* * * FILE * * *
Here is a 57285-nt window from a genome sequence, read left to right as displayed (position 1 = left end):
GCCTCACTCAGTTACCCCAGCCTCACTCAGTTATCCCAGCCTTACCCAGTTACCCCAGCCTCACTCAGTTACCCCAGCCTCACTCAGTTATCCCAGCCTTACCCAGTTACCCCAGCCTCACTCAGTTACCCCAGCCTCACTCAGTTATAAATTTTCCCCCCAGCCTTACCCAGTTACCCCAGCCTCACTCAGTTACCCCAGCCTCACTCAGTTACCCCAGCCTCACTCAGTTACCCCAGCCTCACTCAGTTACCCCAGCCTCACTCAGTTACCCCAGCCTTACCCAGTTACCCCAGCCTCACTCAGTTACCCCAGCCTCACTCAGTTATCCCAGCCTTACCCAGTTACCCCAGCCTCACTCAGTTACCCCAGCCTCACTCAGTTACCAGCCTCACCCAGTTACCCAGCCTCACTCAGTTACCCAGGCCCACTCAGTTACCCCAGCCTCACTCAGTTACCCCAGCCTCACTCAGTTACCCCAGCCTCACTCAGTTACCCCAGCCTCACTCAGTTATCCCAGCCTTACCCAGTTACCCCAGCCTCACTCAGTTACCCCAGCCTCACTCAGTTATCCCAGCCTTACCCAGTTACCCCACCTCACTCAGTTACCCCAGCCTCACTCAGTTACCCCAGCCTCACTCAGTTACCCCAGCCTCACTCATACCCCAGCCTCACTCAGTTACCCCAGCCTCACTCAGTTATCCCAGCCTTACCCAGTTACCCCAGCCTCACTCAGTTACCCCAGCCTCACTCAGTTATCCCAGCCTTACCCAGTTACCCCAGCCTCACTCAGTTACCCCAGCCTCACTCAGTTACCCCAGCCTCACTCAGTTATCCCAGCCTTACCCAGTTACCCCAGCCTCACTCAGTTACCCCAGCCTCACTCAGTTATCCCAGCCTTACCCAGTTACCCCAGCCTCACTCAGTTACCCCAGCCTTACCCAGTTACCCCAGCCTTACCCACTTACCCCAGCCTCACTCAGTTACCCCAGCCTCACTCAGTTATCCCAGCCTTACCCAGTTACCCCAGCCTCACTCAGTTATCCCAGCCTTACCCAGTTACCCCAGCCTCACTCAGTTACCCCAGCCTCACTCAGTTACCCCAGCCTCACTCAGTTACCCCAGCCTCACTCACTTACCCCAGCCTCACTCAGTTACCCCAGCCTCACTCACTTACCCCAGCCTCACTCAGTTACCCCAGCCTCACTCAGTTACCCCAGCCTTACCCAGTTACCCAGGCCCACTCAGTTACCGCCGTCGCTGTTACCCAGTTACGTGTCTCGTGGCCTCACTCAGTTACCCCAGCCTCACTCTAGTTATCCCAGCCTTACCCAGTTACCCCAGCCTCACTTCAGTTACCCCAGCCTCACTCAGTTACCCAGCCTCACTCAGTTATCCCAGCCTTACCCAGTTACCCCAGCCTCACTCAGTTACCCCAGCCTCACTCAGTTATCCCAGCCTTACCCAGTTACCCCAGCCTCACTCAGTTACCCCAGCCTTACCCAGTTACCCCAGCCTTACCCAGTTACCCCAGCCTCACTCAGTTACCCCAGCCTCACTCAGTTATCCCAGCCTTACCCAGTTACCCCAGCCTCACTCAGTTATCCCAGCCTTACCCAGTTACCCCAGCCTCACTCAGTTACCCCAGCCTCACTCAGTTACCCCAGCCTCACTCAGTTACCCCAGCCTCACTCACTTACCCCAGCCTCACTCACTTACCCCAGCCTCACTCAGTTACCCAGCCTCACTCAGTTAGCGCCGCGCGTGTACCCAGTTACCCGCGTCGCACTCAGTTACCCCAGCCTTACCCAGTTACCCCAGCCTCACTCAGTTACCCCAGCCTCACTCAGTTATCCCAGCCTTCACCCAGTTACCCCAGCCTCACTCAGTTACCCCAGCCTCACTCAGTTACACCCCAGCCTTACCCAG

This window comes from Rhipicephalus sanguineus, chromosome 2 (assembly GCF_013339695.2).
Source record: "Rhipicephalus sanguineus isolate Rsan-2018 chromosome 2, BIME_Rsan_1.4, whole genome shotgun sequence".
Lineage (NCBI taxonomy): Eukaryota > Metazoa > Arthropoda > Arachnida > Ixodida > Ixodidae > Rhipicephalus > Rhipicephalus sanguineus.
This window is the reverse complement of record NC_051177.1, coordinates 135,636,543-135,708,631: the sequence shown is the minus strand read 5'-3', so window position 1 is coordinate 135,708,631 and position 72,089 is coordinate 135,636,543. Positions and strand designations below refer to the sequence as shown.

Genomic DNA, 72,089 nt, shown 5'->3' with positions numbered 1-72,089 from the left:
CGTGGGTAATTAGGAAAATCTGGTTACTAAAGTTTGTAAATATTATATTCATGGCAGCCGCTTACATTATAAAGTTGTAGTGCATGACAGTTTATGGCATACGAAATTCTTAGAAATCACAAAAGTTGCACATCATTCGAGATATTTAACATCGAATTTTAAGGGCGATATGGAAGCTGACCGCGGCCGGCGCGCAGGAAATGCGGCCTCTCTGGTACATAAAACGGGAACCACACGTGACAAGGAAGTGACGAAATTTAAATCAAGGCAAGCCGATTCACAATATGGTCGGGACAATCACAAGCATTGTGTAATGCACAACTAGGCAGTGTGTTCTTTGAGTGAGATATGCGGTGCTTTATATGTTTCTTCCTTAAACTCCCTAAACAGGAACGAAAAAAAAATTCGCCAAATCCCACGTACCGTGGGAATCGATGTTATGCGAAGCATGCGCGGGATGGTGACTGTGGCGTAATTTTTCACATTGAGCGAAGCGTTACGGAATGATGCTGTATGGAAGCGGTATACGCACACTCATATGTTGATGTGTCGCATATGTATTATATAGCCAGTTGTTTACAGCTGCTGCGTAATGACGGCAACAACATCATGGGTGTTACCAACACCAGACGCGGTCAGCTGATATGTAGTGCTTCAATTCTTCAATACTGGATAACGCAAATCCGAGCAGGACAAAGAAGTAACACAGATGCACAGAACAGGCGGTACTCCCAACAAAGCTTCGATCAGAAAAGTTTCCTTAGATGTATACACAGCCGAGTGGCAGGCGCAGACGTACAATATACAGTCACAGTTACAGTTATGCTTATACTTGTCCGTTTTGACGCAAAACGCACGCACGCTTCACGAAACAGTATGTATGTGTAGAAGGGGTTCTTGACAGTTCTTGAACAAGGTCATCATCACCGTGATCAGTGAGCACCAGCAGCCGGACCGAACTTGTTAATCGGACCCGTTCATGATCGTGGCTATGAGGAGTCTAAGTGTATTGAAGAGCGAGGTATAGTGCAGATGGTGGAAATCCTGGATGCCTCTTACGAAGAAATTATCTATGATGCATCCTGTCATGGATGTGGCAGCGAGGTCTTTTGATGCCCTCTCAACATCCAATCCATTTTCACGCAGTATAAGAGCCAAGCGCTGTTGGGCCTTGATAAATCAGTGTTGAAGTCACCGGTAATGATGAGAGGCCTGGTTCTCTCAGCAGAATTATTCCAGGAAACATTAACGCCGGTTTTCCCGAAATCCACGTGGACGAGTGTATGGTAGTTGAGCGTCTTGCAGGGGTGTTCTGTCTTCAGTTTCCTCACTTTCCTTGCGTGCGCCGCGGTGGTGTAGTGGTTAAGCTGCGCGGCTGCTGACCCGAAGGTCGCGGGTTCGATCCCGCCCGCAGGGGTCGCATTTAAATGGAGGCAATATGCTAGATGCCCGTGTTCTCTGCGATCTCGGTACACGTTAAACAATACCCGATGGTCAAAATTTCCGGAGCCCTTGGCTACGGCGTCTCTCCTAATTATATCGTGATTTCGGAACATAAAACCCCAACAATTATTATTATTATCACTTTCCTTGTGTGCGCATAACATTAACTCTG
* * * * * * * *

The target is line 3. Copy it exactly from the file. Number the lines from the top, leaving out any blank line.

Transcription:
This window comes from Rhipicephalus sanguineus, chromosome 2 (assembly GCF_013339695.2).